In Margaret’s memory

Tramp The Dirt Down,” Elvis Costello:

I saw a newspaper picture from the political campaign
A woman was kissing a child, who was obviously in pain
She spills with compassion, as that young child’s
Face in her hands she grips
Can you imagine all that greed and avarice
Coming down on that child’s lips

Well I hope I don’t die too soon
I pray the lord my soul to save
Oh I’ll be a good boy, Im trying so hard to behave
Because there’s one thing I know, I’d like to live
Long enough to savour
That’s when they finally put you in the ground
I’ll stand on your grave and tramp the dirt down
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1.7 million U.S. records

Just published by Wikileaks.

The data, which has not been leaked, comprises diplomatic records from the beginning of 1973 to the end of 1976, covering a variety of diplomatic traffic including cables, intelligence reports and congressional correspondence.

Julian Assange said WikiLeaks had been working for the past year to analyse and assess a vast amount of data held at the US national archives before releasing it in a searchable form.

WikiLeaks has called the collection the Public Library of US Diplomacy (PlusD), describing it as the world’s largest searchable collection of US confidential, or formerly confidential, diplomatic communications.

Assange told Press Association the information showed the vast range and scope of US diplomatic and intelligence activity around the world.

Henry Kissinger was US secretary of state and national security adviser during the period covered by the collection, and many of the reports were written by him or were sent to him. Thousands of the documents are marked NODIS (no distribution) or Eyes Only, as well as cables originally classed as secret or confidential.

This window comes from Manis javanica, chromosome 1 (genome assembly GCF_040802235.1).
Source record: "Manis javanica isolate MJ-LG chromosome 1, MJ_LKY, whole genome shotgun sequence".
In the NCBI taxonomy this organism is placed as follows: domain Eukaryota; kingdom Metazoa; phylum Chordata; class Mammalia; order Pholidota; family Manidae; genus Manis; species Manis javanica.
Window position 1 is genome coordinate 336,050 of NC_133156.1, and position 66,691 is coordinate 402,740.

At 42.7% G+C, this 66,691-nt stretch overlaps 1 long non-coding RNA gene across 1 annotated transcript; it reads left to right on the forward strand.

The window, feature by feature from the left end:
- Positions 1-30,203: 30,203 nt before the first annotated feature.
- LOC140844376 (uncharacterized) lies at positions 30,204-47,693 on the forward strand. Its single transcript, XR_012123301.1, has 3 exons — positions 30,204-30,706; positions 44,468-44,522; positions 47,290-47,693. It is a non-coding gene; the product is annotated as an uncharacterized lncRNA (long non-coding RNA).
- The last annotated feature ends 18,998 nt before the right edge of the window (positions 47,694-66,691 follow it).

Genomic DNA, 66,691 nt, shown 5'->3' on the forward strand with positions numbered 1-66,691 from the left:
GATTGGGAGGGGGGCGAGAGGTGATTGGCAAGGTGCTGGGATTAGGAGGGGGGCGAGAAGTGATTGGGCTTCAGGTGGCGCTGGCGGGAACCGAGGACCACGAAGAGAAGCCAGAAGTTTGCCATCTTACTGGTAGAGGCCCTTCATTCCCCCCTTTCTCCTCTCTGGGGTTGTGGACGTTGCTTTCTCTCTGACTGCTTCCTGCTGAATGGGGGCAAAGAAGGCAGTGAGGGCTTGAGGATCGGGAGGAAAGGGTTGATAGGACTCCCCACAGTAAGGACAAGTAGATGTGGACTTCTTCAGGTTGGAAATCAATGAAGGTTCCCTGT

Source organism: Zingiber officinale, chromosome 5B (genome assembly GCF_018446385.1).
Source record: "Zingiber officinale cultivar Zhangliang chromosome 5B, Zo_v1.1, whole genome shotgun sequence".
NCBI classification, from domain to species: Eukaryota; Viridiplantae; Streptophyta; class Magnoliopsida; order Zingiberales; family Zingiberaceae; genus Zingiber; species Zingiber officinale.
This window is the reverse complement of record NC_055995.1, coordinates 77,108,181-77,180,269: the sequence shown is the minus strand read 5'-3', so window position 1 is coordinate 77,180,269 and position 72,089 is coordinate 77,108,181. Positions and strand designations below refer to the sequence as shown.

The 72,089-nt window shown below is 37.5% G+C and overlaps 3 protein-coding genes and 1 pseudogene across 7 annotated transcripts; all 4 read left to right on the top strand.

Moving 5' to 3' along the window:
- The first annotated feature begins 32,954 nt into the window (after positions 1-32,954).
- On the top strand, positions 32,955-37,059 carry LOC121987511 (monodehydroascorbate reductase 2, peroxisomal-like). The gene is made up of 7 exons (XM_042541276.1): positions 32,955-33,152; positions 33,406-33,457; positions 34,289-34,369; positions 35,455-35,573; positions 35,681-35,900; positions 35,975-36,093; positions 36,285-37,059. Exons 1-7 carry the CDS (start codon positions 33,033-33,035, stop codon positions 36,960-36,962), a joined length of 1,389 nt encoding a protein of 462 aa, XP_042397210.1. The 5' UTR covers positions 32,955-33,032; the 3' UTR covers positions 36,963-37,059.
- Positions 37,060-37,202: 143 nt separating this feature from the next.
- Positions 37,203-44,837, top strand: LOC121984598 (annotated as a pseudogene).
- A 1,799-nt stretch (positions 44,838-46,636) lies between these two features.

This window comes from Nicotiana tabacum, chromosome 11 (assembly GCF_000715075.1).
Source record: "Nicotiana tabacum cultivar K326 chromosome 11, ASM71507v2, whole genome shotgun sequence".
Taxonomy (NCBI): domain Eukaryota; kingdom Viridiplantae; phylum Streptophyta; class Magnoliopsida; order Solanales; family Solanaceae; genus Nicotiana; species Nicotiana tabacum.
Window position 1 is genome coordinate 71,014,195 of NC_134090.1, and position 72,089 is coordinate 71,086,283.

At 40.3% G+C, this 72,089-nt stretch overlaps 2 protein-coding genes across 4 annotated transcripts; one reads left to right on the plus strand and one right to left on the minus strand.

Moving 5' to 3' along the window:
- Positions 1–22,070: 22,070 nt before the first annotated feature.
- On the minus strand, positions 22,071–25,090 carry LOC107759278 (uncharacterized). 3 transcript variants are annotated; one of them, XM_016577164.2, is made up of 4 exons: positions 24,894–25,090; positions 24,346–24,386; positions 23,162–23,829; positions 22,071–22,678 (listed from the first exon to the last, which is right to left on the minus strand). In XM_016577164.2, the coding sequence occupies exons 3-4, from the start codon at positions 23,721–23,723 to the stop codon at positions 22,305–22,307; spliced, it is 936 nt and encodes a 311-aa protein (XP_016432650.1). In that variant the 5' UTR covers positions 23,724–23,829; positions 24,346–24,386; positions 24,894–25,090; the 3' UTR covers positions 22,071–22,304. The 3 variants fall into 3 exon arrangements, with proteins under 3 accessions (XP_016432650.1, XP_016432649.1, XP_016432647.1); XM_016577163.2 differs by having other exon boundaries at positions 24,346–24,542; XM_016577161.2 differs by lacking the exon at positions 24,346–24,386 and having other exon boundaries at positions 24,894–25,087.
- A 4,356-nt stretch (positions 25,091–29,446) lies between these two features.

Assange said WikiLeaks had undertaken a detailed analysis of the communications, adding that the information eclipsed Cablegate, a set of more than 250,000 US diplomatic cables published by WikiLeaks from November 2010 and over the following year. He said WikiLeaks had developed sophisticated technical systems to deal with complex and voluminous data.

Top secret documents were not available, while some others were lost or irreversibly corrupted for periods including December 1975 and March and June 1976, said Assange.

He added that his mother, who lives in Australia, had told him he was being kept at the embassy “with nothing to do but work on WikiLeaks material”.


More on Sirhan’s request for a new trial from Russ Baker at

Pepper and his experts believe that Sirhan was selected to be the patsy in RFK’s death, distracting everyone while a professional assassin fired the fatal shots unobtrusively from inches behind Kennedy—from a crouched position in the crush of people so his actions would not be noticed, milliseconds after Sirhan shot and missed and was immobilized.